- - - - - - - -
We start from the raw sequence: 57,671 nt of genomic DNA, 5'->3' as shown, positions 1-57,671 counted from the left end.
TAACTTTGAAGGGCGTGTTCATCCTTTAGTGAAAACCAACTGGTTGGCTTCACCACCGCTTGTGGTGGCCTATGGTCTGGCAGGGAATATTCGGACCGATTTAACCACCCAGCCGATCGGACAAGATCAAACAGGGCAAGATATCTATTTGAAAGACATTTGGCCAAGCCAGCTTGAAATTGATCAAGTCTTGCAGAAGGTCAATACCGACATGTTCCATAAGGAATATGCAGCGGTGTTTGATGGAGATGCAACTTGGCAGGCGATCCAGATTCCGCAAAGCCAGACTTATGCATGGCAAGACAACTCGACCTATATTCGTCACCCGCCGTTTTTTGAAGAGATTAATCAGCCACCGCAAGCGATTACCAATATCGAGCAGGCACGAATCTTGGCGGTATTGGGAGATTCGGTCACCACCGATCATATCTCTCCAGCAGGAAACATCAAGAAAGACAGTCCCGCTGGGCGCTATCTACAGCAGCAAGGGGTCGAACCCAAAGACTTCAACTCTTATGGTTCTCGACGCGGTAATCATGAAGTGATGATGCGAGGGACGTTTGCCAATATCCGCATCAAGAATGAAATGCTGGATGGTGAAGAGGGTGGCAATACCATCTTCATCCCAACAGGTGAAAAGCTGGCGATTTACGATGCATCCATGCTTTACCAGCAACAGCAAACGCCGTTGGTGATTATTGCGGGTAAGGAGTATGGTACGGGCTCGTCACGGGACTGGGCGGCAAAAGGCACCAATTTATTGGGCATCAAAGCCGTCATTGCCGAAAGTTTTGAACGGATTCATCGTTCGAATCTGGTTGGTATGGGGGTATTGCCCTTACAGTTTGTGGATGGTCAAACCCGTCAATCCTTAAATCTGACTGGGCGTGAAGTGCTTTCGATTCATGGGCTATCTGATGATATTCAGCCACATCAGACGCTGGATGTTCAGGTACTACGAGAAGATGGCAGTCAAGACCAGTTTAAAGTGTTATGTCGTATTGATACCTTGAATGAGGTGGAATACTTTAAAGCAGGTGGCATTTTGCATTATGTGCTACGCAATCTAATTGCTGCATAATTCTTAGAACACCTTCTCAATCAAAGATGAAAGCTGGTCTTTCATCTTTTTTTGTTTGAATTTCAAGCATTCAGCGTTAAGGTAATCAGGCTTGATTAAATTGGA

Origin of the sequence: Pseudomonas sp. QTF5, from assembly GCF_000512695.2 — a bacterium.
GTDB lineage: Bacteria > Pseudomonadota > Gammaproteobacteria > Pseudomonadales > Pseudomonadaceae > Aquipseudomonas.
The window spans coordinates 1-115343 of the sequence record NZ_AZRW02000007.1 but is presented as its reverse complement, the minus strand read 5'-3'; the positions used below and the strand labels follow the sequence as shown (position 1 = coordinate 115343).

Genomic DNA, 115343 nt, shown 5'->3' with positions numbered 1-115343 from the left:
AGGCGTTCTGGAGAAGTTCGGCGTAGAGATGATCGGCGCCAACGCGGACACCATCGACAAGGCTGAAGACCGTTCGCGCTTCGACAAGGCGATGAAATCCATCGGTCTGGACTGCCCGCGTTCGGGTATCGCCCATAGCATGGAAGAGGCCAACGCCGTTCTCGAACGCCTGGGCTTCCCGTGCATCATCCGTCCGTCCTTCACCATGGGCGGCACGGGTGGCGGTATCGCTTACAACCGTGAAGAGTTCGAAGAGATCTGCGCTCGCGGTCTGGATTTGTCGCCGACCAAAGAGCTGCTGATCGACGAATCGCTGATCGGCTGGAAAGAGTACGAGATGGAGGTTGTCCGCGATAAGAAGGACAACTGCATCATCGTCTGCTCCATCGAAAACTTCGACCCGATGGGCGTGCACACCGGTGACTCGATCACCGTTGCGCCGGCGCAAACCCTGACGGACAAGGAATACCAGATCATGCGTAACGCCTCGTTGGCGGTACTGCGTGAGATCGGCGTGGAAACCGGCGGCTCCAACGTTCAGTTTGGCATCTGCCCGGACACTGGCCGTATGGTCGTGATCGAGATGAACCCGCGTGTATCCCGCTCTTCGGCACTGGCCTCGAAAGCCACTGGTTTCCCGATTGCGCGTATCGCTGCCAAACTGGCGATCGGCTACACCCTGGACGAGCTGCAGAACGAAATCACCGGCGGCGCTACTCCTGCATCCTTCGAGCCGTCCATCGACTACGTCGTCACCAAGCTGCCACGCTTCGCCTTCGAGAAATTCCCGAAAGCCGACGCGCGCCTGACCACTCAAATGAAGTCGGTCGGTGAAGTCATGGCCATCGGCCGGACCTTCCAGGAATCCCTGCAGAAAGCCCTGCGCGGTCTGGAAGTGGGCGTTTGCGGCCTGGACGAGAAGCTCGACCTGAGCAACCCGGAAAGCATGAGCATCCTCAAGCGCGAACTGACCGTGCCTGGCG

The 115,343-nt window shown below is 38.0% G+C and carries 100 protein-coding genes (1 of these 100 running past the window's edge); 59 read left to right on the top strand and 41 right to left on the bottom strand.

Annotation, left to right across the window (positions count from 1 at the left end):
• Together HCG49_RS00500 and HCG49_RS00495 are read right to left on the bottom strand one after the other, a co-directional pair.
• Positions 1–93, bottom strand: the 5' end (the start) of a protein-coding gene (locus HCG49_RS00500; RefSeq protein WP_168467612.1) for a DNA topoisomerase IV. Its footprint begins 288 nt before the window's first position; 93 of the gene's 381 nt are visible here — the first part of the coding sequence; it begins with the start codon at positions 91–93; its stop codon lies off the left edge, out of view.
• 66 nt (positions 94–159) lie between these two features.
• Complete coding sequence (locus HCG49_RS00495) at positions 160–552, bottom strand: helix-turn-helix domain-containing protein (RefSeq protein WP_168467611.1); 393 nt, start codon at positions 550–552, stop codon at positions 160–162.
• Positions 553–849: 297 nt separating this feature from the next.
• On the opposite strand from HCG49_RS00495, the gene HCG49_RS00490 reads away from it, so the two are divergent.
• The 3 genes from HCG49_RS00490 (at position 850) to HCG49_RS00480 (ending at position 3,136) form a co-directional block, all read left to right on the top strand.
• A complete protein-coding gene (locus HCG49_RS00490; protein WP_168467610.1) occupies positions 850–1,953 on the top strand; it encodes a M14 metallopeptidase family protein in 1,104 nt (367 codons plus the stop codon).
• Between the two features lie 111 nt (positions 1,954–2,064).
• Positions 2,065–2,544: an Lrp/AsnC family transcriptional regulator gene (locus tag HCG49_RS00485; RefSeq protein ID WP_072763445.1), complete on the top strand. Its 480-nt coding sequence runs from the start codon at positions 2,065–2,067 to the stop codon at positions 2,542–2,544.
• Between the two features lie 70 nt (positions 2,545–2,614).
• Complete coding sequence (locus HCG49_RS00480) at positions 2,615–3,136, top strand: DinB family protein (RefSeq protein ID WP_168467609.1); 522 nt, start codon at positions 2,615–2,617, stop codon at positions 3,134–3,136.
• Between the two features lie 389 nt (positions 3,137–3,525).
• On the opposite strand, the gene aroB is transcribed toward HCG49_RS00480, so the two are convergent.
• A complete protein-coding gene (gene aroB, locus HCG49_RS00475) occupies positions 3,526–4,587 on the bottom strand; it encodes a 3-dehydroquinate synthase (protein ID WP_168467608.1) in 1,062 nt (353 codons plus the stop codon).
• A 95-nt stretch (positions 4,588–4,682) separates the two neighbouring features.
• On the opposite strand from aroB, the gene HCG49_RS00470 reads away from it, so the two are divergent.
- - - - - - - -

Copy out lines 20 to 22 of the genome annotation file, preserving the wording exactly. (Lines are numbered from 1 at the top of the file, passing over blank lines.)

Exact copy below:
• Between the two features lie 70 nt (positions 2,545–2,614).
• Complete coding sequence (locus HCG49_RS00480) at positions 2,615–3,136, top strand: DinB family protein (RefSeq protein ID WP_168467609.1); 522 nt, start codon at positions 2,615–2,617, stop codon at positions 3,134–3,136.
• Between the two features lie 389 nt (positions 3,137–3,525).